A New trend In North Africa: Self immolation

   Washington  / Morocco Board News  A disturbing trend is emerging in some parts of the “Arab world”: self-immolation as a tool of political protest. The hero of the Tunisian “Jasmine Revolution”, Mohamed Bouaziz, was the first victim to attempt suicide by fire to protest the miserable living conditions in his native Tunisia. Since then, there have been reports of similar desperate acts in Algeria, Mauritania and Egypt. On January 17, a Mauritanian set himself on fire in front of the Presidential Palace to express his anger against the regime in Mauritania. In Egypt, news organizations reported at least three attempts of self-immolation in two days, including one by a lawyer who set himself in fire next to the headquarters of the Council of Ministers in Cairo.

In Algeria, the number of attempts of self-immolation is growing on a daily bases with seven confirmed cases and an eighth attempt that has been  reported by the Algerian press on Wednesday.

The victims in Algeria include a father of three, a young unemployed activist and a forty-year-old woman from the city of Sidi Ali Benyoub in the Province of Sidi Belabas. In the latest (number eighth) case, a thirty seven year old food vendor and father of six children tried to set himself in fire by splashing gasoline over his body. According to the local media, the victim had a prior altercation with a police officer who tried to stop to him from selling his goods in the city of El Oued, not far from the border with Tunisia.

This new wave of political and social protests is very distressing as it claims the lives of desperate and vulnerable people, young and old, men and women. In the face of these grim images and desperate acts, the leadership in the Arab world remains silent and voiceless. The level of denial at the highest level in some Arab capital is shameful. The acts of citizens killing themselves in self-immolation are direct , harsh and unforgiving verdicts on  some Arab leaders and their poor management of the affairs of their people.

Alas, the “Arab leadership” has not learned from the Tunisian experience. When a high ranking  Egyptian official  dismisses the Tunisian revolt as a “local incident “ that will not affect any other country in the region, or when the Algerian Minister of Interior describes the young Algerian  protesters who came out in massive demonstrations against corruption in Algeria as “youth who love violence”, then the Arab political either elite lives in complete denial or self-induced coma.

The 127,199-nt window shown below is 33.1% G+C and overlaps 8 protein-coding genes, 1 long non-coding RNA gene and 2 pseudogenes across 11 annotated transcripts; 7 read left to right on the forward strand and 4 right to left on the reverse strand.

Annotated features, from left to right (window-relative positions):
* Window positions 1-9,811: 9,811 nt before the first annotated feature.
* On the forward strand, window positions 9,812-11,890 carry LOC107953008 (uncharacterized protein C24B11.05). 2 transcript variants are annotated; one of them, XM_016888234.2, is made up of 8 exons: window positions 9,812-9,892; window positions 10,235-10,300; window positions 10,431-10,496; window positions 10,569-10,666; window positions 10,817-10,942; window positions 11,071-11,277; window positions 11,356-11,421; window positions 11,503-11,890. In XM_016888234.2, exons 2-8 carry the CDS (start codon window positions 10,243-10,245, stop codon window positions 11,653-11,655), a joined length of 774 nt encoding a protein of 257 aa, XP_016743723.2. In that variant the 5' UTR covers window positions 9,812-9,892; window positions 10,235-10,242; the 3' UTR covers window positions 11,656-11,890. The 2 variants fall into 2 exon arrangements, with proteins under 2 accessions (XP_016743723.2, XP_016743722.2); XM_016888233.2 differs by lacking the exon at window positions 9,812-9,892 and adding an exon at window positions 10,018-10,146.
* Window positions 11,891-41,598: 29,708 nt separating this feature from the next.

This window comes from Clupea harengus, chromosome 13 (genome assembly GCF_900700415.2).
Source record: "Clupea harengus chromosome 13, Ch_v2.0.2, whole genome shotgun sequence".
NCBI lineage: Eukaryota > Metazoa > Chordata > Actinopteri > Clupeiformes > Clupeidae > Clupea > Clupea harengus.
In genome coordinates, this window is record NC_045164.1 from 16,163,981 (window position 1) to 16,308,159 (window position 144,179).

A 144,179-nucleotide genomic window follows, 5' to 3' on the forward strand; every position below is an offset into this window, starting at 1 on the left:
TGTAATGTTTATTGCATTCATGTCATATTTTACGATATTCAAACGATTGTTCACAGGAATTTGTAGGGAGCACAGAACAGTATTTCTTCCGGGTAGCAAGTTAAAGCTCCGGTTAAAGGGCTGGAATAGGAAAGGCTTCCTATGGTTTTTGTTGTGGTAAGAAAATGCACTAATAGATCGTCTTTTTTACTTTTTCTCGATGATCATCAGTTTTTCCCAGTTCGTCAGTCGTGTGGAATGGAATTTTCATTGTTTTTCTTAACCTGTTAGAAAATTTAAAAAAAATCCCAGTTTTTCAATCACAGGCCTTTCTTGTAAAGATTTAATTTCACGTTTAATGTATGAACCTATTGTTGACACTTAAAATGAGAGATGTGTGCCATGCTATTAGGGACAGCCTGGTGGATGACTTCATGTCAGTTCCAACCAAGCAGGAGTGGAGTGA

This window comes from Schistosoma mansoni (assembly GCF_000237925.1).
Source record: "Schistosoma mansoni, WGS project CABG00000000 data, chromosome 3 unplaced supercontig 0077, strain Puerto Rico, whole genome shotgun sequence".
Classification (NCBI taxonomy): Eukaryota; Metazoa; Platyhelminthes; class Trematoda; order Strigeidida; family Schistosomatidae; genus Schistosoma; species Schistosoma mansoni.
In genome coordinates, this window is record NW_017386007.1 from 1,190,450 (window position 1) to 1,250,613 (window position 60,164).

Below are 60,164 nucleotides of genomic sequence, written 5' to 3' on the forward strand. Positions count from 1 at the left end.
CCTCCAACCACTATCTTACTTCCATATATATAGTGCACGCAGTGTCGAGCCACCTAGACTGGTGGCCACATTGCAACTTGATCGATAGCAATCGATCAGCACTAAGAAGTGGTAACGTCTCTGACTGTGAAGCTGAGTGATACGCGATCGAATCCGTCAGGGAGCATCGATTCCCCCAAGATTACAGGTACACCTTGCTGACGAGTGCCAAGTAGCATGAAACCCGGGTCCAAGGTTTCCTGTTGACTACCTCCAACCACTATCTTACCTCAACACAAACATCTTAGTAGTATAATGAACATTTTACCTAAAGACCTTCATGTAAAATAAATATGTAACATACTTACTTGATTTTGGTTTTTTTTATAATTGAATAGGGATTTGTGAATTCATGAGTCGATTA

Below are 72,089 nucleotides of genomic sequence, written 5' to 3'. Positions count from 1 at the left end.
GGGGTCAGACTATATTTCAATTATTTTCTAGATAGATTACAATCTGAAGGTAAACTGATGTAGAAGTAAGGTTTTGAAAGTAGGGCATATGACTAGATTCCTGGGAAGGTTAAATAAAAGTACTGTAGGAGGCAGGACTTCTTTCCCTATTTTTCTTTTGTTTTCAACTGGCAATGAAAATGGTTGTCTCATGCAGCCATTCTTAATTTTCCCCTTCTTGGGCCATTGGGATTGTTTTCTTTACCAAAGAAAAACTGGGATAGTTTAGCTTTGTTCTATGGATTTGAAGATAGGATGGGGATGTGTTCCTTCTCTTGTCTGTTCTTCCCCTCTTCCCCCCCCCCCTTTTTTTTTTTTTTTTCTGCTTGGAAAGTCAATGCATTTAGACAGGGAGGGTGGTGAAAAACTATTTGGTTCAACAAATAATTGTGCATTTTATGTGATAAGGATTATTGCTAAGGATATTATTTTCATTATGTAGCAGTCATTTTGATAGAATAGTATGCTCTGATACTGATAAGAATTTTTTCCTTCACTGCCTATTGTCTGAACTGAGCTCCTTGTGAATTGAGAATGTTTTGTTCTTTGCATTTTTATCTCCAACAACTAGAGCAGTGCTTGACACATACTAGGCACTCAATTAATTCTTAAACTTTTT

The suicide is a sin in Islam and for a Muslim to commit it; he or she must be beyond desperate. The dismissal by  Algerian and  Egyptian leaders of such incidents as just isolated acts is an invitation to social trouble and political upheaval. The pictures of Egyptians and Algerians on fire are a shameful testament to the ambivalence and the casualness of some Arab governments toward their most helpless citizens.

A month ago, Ben Ali’s Tunisia was a “progressive”, modern and stable country. It took an isolated act by a susceptible but proud young educated vegetable vendor to bring down this “stable government.” Yet this ongoing and fast developing revolt has not sent the right message to some “pre-historic” leaders in the region.

 As the world press continues to report on acts of defenseless self-immolation in Arab countries, the average Arab looks exposed and mortified. Some Arab leaders rather see their own citizens die a horrific death than look inward into ways to improve the lives of their people.

It is worth remembering that initially the Tunisians never intended to remove Ben Ali, but rather ask for economic justice and equal access to employment. Ben Ali is in exile today because he underestimated the power of his people and chose to bully them. This approach seems to be the norm among some Arab leaders; the next regime to fall would be the one that follows the “Ben Ali doctrine”.


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